Capital vices have permeated the lives of humans since the dawn of man. So while it's not alarming to know they exist within social media, you may be surprised to see how and where they're popping up.
A relative new kid on the block, Pinterest has been allowing users to add and browse images since 2010. The images, which are little more than links to external content, are grouped into categories (e.g. Food & Drink, Gardening, Design) and are meant to serve as inspiration to energetic and industrious folks. What the site and mobile app has quickly turned into, however, is a place to virtually hoard scores of projects which users will actually never even attempt. But with its traffic rank breaking the Top 100 in early 2012, it seems users like what they see.
Microblogging broke out in 2007 with Tumblr leading the charge. The site is a place for users to post short, stream-of-consciousness-style entries with text, links, and images. Users can also follow other bloggers, and that's where greed comes into play. When it comes to social networking, success is measured in followers, and with a little effort and business acumen, popularity can be transformed into dollars and cents. The internet is now teeming with how-to articles for building your Tumblr following, and there are even entire businesses catering to desperate users looking to outsource the dirty work. Ultimately, only a relative few will benefit financially from a collection of followers, while everyone else will be left with little more than stale bragging rights.
A picture is worth a thousand words, but is a website full of user-uploaded pictures worth $715 million? Apparently Facebook thought so when they purchased the photo-sharing service Instagram in 2012. Aside from offering a place to share personal photos, Instagram also allows users to follow the photo streams of others. In our fame-centric society, it's no surprise that celebrities are the most-followed users. And when you consider that seven of the ten most followed celebrities are attractive young women, and how much buzz a Kardashian bikini update creates, it's safe to assume lust is a driving force behind the Instagram business model.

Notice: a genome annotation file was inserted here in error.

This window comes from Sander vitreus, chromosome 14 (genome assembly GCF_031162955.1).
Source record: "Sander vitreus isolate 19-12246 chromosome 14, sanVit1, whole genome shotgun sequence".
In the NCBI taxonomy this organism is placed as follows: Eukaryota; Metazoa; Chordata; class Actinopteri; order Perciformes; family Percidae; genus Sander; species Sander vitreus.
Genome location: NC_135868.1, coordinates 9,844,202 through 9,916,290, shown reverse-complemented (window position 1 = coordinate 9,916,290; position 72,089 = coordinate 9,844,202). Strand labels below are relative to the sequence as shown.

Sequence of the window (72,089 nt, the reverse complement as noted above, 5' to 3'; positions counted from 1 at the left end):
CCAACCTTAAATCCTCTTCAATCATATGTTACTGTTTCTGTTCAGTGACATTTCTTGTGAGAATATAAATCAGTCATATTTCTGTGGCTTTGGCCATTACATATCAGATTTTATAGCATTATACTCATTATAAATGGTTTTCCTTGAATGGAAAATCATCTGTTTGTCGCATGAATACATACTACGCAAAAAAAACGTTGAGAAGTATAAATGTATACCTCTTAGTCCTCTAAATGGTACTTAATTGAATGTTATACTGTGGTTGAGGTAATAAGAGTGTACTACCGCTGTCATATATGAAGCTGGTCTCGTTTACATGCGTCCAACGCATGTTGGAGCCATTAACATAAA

StumbleUpon isn't the first service you think of when you hear social media, but the discovery engine is driven by a network of users' input. The service has you initially install a button on your browser of choice. You can choose an area (or multiple areas) of interest from a list of categories, and then simply click the button to be transported to a destination catering to that interest. You have the option of clicking a Like or Dislike button, creating information which StumbleUpon will use to fine-tune its experience, but the reality is that very few people actually contribute. Basically, most people are just saddling up to their computer and having StumbleUpon browse the web for them.
While most of this article is fairly tongue-in-cheek, cyberbullying is an epidemic that should not be taken lightly. According to DoSomething.org, roughly 43% of kids have been bullied online, and victims are 2 to 9 times more likely to consider committing suicide. Cell phones are the weapon of choice for these tormentors, but social media is a common medium as well, and Facebook is the social network... it even portrayed The Social Network in film. Not having a Facebook presence has become socially odd, and this all but forces children into a realm where threats don't end with the school day, and bullies feel more empowered and less likely to get caught.
Let's face it, social media is all about self-importance. Status updates, family photos, links to what you like, and random musings are vanity at its finest. LinkedIn disguises this vice better than most, though. It serves as an online resume of sorts, allowing users to post all of their professional information (e.g. work history, education, achievements, recent activity). What we end up with is a virtual networking party, heavy on the indulgent boasting and feigned enthusiasm, but light on the food and drinks.
Twitter is second only in popularity to Facebook on the social media scene, but envy arguably gets the most traffic among deadly sins. When you put the two together, you get hate-following, a new trend where someone follows a celebrity they despise. The problem with disliking rather than ignoring is that the former requires an investment; you can't hate something properly without learning details about it. Twitter has become the #1 internet hotspot for celebrities, the place where they grant the public a peek into their personal lives. In 140 characters or less, you can find out what Ashton Kutcher is wearing, where Justin Bieber had lunch, or what viral video is making Katy Perry LOL. For fans, it's heaven... but for detractors, it's an all-you-can-hate buffet, a regularly replenished stockpile of ammunition.